These scenarios above lead to one fall back option: Find a dining establishment on the fly.

In our hometown, my skills have gotten a little rusty as we tend to frequent the same businesses. A three-week trip has since cured me of that. After repeatedly finding dining options on short notice, my approach has been fine tuned.

It’s still a daunting task — and I’m not perfect at it. But the lessons learned (or re-learned) along the way were valuable. I hope you’ll find them helpful and respond with some of your own!

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Flights, Peanuts, Allergic Kids — and, Yes — Anxiety

Preparations are underway for a wonderful family vacation this summer. But I’ve had an unwelcome visitor in the process this year. Flight anxiety.

This isn’t your garden variety flight anxiety — worrying about the plane crashing to earth (I definitely have that one though). This is a fear of bringing my peanut-allergic son onto an aircraft and seeing him experience a life-threatening reaction 35,000 feet up in the air. Over the Pacific Ocean. Hours away from an emergency room.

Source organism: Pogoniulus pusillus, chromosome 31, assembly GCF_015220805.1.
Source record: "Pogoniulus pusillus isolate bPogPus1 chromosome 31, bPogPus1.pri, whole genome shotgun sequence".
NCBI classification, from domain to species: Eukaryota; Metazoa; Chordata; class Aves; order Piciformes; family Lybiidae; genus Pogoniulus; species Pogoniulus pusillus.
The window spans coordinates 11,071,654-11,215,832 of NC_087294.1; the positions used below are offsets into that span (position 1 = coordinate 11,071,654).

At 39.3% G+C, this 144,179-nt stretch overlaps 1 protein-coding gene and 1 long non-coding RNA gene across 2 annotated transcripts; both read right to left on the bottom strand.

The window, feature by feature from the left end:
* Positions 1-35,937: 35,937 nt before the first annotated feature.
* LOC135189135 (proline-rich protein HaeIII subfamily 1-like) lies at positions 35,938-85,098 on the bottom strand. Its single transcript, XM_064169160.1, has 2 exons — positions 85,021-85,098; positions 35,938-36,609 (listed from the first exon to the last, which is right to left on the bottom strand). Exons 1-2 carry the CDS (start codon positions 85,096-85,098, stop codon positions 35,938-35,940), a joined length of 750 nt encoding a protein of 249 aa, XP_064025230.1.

Have you had these fears, too?


We’ve flown many times over the years with this life-threatening peanut allergy. My son N was diagnosed over 10 years ago when he was 2. We have followed the typical protocols, addressing his needs with the airlines, asking for accommodations and bringing our life-saving medications — and foods — on board. The flights we’ve taken (to Hawaii, the Caribbean and Europe) have been uneventful — thankfully! And I have to admit — we really haven’t worried about it. Much…

So what changed?

Twitter. That (relative) state of calm has been shattered since I signed up for a Twitter account in the past year. I’ve clicked on links to read heart-wrenching accounts of anaphylaxis. Tearing up as I read them, I’ve mentally noted the varying descriptions of how anaphylaxis presents itself.